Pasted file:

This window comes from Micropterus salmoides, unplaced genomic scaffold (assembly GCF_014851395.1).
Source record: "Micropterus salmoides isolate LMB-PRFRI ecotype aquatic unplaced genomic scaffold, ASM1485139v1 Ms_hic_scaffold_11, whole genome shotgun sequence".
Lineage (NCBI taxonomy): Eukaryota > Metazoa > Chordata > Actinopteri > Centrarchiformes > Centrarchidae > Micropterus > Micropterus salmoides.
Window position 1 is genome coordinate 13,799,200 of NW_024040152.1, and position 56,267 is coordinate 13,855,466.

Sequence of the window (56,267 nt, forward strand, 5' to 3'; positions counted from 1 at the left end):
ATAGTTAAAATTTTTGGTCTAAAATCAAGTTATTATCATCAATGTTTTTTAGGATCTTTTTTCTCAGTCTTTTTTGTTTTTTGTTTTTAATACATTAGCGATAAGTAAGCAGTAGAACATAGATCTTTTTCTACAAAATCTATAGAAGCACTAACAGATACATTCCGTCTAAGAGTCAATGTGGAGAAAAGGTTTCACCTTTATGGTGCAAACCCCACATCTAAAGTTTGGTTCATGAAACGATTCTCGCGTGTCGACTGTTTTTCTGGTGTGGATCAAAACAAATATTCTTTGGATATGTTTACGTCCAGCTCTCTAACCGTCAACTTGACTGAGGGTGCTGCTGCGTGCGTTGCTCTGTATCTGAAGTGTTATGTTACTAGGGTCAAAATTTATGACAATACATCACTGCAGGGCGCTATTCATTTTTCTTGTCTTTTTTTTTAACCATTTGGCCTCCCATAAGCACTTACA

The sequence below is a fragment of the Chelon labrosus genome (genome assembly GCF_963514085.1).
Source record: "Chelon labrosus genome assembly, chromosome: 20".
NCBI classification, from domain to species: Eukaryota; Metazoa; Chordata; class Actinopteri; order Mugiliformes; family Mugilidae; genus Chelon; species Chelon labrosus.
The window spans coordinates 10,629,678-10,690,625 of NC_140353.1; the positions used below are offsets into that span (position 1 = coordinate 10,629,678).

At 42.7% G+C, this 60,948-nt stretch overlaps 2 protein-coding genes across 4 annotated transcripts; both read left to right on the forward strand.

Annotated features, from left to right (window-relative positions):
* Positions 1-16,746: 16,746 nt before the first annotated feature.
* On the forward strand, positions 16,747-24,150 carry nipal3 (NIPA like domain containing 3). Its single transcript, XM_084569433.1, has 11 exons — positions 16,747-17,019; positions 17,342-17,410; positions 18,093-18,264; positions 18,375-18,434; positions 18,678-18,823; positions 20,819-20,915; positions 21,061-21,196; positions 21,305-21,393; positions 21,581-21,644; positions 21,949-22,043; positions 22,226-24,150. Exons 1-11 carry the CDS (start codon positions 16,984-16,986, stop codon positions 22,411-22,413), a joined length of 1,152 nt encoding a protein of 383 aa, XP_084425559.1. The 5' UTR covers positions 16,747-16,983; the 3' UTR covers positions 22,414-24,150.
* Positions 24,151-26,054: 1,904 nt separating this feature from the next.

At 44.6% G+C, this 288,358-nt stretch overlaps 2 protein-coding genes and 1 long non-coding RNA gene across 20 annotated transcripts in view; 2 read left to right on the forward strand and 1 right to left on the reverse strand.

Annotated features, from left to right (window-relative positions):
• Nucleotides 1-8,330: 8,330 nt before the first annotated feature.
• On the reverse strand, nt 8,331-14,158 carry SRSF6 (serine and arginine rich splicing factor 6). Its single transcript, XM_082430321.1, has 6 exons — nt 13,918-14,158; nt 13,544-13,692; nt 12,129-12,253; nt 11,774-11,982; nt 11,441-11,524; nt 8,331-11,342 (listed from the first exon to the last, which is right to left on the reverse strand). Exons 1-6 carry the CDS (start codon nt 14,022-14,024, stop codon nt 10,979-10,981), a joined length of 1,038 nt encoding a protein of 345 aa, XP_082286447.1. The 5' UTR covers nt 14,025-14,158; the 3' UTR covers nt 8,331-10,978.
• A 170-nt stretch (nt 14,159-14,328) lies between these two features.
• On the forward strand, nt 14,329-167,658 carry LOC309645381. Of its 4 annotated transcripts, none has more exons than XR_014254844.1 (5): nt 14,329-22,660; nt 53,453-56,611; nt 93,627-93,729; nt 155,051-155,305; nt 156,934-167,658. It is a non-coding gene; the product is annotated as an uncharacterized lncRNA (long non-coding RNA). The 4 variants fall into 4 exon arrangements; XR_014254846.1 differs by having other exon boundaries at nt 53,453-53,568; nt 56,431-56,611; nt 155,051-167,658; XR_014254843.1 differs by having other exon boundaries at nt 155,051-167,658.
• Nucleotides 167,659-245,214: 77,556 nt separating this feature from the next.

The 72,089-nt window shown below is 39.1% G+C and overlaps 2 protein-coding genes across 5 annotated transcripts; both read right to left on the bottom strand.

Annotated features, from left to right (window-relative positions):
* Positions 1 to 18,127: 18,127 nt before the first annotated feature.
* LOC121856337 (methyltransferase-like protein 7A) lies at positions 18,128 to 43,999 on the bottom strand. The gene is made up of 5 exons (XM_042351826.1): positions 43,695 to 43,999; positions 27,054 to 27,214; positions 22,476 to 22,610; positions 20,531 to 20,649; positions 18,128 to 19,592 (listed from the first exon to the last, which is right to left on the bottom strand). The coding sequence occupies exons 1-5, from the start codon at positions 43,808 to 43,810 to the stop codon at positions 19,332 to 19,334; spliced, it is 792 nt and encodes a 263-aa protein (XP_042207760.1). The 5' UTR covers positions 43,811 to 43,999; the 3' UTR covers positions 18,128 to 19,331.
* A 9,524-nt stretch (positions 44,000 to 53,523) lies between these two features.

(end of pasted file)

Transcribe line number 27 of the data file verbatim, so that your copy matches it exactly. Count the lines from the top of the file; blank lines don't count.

* A 9,524-nt stretch (positions 44,000 to 53,523) lies between these two features.